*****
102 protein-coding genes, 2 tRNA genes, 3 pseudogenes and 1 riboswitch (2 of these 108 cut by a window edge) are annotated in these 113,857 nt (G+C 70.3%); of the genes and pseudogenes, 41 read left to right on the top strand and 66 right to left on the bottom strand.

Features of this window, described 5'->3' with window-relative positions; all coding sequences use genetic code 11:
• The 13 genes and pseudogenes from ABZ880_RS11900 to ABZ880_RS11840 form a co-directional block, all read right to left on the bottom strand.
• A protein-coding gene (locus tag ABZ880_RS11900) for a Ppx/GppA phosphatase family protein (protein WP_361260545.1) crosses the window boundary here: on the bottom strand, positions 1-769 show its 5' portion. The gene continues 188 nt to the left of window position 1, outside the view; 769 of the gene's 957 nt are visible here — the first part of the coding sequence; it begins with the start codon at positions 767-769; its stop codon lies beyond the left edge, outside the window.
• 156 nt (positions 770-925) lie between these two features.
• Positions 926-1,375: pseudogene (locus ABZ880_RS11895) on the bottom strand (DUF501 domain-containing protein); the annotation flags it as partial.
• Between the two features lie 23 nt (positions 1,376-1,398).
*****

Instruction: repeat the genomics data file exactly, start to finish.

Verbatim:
102 protein-coding genes, 2 tRNA genes, 3 pseudogenes and 1 riboswitch (2 of these 108 cut by a window edge) are annotated in these 113,857 nt (G+C 70.3%); of the genes and pseudogenes, 41 read left to right on the top strand and 66 right to left on the bottom strand.

Features of this window, described 5'->3' with window-relative positions; all coding sequences use genetic code 11:
• The 13 genes and pseudogenes from ABZ880_RS11900 to ABZ880_RS11840 form a co-directional block, all read right to left on the bottom strand.
• A protein-coding gene (locus tag ABZ880_RS11900) for a Ppx/GppA phosphatase family protein (protein WP_361260545.1) crosses the window boundary here: on the bottom strand, positions 1-769 show its 5' portion. The gene continues 188 nt to the left of window position 1, outside the view; 769 of the gene's 957 nt are visible here — the first part of the coding sequence; it begins with the start codon at positions 767-769; its stop codon lies beyond the left edge, outside the window.
• 156 nt (positions 770-925) lie between these two features.
• Positions 926-1,375: pseudogene (locus ABZ880_RS11895) on the bottom strand (DUF501 domain-containing protein); the annotation flags it as partial.
• Between the two features lie 23 nt (positions 1,376-1,398).